Wednesday, June 9, 2010

Sacha Whiner

The man went into the restaurant and said, “Do you serve crabs here?”

And the waiter said, “Why, yes sir, we serve anybody here.”

I’ve been around crabs. Haven’t you? These are the people who are constantly complaining about everything. Whiners, we call them. No matter what happens, or how good something might be, the whiners will find something to complain about.

The story is told about a monk who joined a monastery and took a vow of silence. After the first 10 years his superior called him in and asked, “Do you have anything to say?”

The monk replied, “Food bad.”

After another 10 years the monk again had opportunity to voice his thoughts.

He said, “Bed hard.”

Another 10 years went by and again he was called in before his superior. When asked if he had anything to say, he responded, “I quit.”

“It doesn’t surprise me a bit, said his superior. “You’ve done nothing but complain ever since you got here.”

Maybe you’ve met the Whiner family. There’s Ima Whiner. He’s the head of the clan. Born in the objective case and baptized in lemon juice, he’s always grumbling about something. When people see him coming they turn and go the other way rather than being subjected to his "complaint-of-the-day." His wife, Stella Whiner, not only whines, she nags as well. Someone has said that living with a nagger or whiner is akin to being nibbled to death by a duck. Ima and Stella also have a son, Sacha Whiner. He, bless his little heart, has the whining genes from both sides of the family. He also has few friends. Duh! Who wants to be around someone who is always arguing or complaining? Most of us want to tell such people, "Build a bridge and get over it!" Or our reaction is like the old Bob Dylan song:

I wish that for just one day you could stand in my shoes.
Then you’d know what a drag it is to be with you.

Whining is nothing new. Apparently there were members of the Philippian church who liked to grumble or whine on occasion. Imagine that – whiners all the way back in the first century.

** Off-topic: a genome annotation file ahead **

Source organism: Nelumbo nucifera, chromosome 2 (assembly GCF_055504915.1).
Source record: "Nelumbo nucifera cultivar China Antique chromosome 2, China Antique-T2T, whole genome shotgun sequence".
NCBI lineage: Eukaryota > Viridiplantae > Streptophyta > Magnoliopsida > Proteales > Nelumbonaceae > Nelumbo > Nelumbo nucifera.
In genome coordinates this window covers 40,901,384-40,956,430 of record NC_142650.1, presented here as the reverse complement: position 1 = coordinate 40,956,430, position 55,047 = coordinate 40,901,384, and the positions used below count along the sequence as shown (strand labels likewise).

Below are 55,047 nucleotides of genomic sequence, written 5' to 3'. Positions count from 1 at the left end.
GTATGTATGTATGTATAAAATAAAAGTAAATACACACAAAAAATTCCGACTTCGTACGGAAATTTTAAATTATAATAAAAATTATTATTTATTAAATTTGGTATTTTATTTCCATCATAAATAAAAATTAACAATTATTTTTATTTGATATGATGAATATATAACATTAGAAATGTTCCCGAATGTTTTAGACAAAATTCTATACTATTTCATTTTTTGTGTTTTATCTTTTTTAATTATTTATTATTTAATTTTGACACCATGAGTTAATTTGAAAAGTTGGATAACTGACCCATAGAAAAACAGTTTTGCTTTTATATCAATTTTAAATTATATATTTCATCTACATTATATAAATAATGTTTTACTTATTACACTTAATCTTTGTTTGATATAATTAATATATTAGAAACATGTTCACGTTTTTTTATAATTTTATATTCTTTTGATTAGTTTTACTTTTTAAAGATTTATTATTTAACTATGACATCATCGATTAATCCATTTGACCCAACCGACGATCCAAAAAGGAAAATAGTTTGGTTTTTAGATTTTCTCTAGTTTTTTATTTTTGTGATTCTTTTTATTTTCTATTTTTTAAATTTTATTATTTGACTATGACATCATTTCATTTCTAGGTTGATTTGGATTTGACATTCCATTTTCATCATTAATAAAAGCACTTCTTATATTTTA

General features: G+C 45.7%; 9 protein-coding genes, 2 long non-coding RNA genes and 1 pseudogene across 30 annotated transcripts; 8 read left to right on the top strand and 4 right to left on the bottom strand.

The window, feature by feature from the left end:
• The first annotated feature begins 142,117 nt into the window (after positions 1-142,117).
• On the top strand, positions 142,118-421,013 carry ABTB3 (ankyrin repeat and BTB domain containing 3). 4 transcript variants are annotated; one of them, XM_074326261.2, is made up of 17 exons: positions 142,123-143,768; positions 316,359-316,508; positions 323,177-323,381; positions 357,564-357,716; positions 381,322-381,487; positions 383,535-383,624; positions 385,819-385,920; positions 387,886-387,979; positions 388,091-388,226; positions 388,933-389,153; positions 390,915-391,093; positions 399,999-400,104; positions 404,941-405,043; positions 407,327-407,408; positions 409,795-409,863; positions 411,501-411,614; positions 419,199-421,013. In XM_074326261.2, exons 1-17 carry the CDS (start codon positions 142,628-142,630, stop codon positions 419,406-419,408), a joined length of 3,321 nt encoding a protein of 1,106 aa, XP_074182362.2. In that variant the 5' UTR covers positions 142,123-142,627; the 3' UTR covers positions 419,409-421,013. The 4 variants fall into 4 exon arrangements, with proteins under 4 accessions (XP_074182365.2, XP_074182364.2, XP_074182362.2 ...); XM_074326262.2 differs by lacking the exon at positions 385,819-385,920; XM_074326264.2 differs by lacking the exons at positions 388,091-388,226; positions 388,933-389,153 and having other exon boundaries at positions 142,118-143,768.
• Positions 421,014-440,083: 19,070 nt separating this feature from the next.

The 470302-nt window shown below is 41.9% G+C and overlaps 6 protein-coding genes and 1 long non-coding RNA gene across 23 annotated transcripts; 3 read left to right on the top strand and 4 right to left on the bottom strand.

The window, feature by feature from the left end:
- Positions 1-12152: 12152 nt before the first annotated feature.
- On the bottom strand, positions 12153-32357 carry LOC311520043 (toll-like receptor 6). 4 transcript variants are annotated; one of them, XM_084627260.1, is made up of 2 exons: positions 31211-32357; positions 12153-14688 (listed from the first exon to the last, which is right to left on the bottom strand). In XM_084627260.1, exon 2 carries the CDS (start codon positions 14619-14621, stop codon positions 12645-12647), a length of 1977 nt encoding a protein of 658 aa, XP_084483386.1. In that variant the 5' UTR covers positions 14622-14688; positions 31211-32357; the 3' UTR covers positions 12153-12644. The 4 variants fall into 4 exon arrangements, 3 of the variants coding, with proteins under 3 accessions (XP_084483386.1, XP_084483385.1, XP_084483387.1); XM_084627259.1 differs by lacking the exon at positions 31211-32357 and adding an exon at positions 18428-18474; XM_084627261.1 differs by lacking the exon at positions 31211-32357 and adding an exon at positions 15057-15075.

The Apostle Paul addressed this negative attitude when he admonished his friends in Philippi to “do everything without complaining or arguing.” (Philippians 2:14) He was concerned about their ability to relate to one another in genuine love, and their ability to relate the love of Jesus to those around them.
This reminder from Paul to the Philippians applies to you and me as well. The world watches how we live. Your roommate, suitemate, classmates, workmates….all your "mates" are watching how you live – especially how you react to difficulty. You have a choice. You can shine like a star, as Paul states in verse 15 of Philippians 2, or you can be a dark cloud. I like the slogan one of our secretaries has posted in her office. You can be humbly grateful or grumbly hateful.

You and I both know that life can be hard. It is sometimes tough to live a life of faith and to be positive even in adversity. It helps to be reminded that God will help us. Submit yourself to him and let him work out his purposes in your life. As you yield yourself to him daily you will become increasingly winsome and warm. Then others will want to be around you. On the other hand, if you’re a whiner, don’t expect many friends.

How you live is up to you. What will it be: grumbly or grateful?

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